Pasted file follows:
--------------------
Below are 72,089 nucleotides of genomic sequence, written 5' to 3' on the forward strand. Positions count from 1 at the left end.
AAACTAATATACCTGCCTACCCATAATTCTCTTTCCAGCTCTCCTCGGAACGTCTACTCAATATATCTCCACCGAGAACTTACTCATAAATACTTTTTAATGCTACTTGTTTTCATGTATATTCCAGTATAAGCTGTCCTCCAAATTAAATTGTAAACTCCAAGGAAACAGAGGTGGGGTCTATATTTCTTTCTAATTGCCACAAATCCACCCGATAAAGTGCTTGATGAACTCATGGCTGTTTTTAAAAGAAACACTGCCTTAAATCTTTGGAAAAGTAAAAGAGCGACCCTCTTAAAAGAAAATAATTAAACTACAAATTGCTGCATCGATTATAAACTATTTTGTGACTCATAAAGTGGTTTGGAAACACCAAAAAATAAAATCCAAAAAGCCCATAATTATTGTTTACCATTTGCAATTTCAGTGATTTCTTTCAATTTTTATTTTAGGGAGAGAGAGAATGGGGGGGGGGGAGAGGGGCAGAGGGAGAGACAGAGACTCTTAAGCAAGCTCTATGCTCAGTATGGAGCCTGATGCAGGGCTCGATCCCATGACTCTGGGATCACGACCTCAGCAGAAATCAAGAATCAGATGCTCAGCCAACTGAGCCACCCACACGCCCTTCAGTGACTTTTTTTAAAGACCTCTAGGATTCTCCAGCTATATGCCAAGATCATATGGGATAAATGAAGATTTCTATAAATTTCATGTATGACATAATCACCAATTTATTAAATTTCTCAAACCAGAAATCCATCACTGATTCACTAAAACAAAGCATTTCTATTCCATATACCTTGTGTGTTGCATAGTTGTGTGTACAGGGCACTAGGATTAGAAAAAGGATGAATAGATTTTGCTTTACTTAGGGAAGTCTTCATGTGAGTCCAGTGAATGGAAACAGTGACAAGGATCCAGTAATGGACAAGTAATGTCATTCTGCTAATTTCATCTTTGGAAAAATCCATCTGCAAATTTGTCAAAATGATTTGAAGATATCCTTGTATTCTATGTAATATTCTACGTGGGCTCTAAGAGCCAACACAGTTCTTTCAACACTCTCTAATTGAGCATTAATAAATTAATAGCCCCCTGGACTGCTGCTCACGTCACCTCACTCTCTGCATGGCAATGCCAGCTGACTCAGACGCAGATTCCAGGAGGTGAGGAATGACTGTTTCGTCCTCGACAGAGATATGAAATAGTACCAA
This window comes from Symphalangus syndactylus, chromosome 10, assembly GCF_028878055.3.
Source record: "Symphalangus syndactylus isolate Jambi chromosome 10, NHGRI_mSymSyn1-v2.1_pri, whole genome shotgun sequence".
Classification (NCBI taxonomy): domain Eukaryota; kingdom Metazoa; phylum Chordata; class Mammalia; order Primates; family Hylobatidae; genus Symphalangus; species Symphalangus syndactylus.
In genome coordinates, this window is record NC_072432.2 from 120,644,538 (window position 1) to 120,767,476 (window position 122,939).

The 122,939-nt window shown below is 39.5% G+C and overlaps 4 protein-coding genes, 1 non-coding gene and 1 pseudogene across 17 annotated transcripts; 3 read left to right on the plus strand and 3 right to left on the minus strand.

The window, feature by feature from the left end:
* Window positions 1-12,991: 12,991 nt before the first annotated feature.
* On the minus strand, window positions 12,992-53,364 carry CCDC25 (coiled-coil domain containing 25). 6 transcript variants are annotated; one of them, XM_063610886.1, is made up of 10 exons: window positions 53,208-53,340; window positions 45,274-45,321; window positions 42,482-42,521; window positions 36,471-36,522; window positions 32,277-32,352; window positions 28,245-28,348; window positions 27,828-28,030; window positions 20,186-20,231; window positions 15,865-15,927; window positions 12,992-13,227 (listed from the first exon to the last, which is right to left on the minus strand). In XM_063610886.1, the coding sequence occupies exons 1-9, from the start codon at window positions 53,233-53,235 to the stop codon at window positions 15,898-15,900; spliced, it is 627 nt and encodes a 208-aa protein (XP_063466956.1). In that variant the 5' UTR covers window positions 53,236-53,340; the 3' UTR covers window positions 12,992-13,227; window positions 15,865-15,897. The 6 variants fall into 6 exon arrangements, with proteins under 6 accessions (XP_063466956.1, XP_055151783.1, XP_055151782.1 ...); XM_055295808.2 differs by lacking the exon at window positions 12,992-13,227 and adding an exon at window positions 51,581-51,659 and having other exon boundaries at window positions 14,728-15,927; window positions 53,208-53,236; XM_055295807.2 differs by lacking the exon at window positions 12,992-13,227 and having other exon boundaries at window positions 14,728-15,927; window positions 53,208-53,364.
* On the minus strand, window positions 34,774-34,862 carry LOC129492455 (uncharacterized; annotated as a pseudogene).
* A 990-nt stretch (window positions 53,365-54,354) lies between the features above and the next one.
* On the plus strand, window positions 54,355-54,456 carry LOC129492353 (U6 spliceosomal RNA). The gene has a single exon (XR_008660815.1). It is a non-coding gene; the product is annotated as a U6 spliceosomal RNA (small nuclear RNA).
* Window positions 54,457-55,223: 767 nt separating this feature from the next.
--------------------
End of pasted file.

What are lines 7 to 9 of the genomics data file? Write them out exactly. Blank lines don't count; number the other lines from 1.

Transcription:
The 122,939-nt window shown below is 39.5% G+C and overlaps 4 protein-coding genes, 1 non-coding gene and 1 pseudogene across 17 annotated transcripts; 3 read left to right on the plus strand and 3 right to left on the minus strand.

The window, feature by feature from the left end:
* Window positions 1-12,991: 12,991 nt before the first annotated feature.